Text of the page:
The exodus of the Cherokee was unofficially divided into two camps, the forced and the "voluntary" removals. Aside from the official route that is now commemorated, there were other routes to the Indian Territory that passed through Alabama, Tennessee, Georgia, Kentucky, Missouri and Arkansas. On October 1, 1838, a detachment of over 1,000 Cherokee led by John Benge departed Ft. Payne Alabama for the Indian Territory. Their route, later named the Benge Route, crossed state lines and ended in Arkansas and Oklahoma. They used a route south and west of the Northern Land Route to cross the Tennessee River. They passed through Paris, Tennessee, through Clinton, Kentucky, and then through Belmont, Missouri, now merely a shady fishing spot 5 miles from my house on the Mississippi River. Belmont was a thriving town in the 1830s and has a rich history related to the Civil War, which I’ll get into another time. But in 1838, when the Benge party crossed the Mississippi River from Columbus, Kentucky as part of the voluntary removal, Belmont was a large enough town that the local newspaper reported the Cherokee march through town. In fact, if it weren’t for small town newspaper records, modern day researchers wouldn’t know much at all about the Benge Route. The Arkansas Gazette, for example, reports that Cherokee camped at Smithville on December 12, 1838 and then went to Pokeville for wagon repairs on December 15. Without this kind of historical record, the group in charge of getting the Benge Route added to the National Historical Trail system would be up the proverbial creek. Land surveys, depressions in the road, oral history and private journals have also helped determine the exact route, just as they did the original Trail of Tears, the Old Spanish Trail and other nationally recognized trails. The Benge detachment finally arrived in Indian Territory in January 1839 and had the lowest attrition rate of any other detachment.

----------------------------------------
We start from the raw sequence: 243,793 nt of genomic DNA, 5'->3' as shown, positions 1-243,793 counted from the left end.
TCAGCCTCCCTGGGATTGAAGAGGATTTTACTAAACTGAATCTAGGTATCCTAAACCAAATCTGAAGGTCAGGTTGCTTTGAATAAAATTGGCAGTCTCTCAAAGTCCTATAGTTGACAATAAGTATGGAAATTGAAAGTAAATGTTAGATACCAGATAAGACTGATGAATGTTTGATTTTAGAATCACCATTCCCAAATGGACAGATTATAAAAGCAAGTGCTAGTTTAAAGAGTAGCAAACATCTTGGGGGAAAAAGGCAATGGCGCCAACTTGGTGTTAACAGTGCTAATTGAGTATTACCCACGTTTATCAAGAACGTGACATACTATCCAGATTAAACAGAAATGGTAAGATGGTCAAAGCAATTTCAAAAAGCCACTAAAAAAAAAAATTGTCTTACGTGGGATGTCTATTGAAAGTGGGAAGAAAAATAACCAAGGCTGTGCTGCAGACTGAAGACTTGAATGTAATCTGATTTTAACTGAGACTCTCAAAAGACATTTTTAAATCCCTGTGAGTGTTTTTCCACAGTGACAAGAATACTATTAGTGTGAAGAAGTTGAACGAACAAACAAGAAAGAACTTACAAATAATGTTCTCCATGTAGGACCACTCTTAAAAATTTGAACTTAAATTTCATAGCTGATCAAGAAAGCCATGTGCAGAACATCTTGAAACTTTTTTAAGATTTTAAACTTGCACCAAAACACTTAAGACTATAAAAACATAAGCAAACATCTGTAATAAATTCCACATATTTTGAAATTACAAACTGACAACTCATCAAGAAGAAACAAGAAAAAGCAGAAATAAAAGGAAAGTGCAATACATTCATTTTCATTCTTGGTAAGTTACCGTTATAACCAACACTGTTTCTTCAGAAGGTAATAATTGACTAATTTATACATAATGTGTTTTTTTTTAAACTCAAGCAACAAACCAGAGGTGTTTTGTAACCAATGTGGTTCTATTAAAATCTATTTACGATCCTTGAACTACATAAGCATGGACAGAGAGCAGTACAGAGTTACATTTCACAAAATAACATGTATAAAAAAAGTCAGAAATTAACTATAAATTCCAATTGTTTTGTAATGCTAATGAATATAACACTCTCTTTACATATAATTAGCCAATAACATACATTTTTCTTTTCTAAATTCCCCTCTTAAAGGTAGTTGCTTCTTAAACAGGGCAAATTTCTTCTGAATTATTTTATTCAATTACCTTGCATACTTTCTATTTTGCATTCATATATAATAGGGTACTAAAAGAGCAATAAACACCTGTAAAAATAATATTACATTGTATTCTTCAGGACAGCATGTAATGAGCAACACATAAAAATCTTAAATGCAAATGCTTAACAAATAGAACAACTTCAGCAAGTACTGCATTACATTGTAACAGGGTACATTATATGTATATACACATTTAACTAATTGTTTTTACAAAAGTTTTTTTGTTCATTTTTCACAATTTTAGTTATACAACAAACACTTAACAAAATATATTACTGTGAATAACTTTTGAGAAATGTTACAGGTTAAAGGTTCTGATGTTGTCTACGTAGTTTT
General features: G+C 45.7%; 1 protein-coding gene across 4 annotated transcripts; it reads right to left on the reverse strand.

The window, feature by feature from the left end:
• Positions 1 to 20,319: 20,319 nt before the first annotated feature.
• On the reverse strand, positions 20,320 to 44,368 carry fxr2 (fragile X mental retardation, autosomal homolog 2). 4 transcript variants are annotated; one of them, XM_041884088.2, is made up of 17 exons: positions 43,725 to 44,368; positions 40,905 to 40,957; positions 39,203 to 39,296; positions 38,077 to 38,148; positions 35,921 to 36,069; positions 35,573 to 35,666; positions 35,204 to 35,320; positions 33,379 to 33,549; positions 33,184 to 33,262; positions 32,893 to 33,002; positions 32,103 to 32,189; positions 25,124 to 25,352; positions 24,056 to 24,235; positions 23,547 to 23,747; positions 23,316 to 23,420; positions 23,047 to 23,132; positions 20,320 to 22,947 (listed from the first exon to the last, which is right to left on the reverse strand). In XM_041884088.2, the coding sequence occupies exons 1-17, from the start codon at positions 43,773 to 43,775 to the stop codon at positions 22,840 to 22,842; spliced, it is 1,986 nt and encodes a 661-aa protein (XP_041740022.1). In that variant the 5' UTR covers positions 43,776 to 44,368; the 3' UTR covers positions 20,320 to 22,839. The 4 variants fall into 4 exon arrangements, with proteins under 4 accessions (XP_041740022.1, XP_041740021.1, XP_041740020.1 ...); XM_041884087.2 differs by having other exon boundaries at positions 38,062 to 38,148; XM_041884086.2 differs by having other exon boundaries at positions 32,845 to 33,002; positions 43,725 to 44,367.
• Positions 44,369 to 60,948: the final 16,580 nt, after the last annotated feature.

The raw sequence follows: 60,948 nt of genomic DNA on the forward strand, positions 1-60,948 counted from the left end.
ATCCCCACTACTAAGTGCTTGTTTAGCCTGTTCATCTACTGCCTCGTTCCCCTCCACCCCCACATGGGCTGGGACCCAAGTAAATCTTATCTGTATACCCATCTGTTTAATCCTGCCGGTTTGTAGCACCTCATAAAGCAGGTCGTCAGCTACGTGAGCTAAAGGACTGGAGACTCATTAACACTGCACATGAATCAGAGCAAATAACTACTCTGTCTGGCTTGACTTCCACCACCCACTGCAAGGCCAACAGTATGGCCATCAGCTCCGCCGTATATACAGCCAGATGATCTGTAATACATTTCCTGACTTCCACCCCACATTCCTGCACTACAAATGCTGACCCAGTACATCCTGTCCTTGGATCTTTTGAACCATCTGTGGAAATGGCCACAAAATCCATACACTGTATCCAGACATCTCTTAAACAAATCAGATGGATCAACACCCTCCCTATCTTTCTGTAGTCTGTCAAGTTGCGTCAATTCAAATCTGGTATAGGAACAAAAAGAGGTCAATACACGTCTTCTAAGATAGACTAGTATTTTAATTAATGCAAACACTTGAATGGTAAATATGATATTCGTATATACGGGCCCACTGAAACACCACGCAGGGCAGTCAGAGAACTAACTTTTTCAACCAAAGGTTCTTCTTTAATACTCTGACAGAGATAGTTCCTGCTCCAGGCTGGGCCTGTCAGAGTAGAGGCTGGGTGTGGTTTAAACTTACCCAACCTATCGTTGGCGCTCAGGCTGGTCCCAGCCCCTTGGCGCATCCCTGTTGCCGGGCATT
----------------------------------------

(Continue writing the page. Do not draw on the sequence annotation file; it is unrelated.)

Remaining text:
I recently attended a Vaughn family reunion in western Arkansas, an area that used to be the heart of Indian Territory. I traveled 6 hours with 2 goals in mind: to acquire as much verified family history as possible, and, well, to see my family. I had heard for years that my great grandmother was Cherokee and my great aunt was Naragansett but had not really seen any evidence of it. Lined up on a wall at the community center was a collection of photos of the Cherokee relatives (Allie Mixon, pictured). The Cherokee relatives were on the Benge Route, which is why the reunion was in western Arkansas rather than Talequah. I picked up a copy of one of the transcribed journals where an ancestor recounted the route--she describes passing over Crowley’s Ridge, over the Eleven Point River (at the present day USFS portage spot, Indian Ford), and through the Poteau Mountains. In someone’s attic is a collection of 40 years of journals from one of the Cherokee relatives, but no one can tell me exactly where this attic is.

The Indian Territory was initially advertised to the Cherokee as a great place to live. Articles from 1839 collected in a local historical society booklet describe Heavener, Arkansas and Poteau, Oklahoma as though they were the Elysian Fields: beautiful rivers, tillable farmland, an established grist mill and fine schools. Lots of research and documentation exists about the Trail of Tears and I’ll bet at least one dissertation has been written about the advertisement of Indian Territory to the tribes. Many relatives still live in that part of the country and the ones who left did so to work on railroads, a story that has certainly been repeated millions of times in America.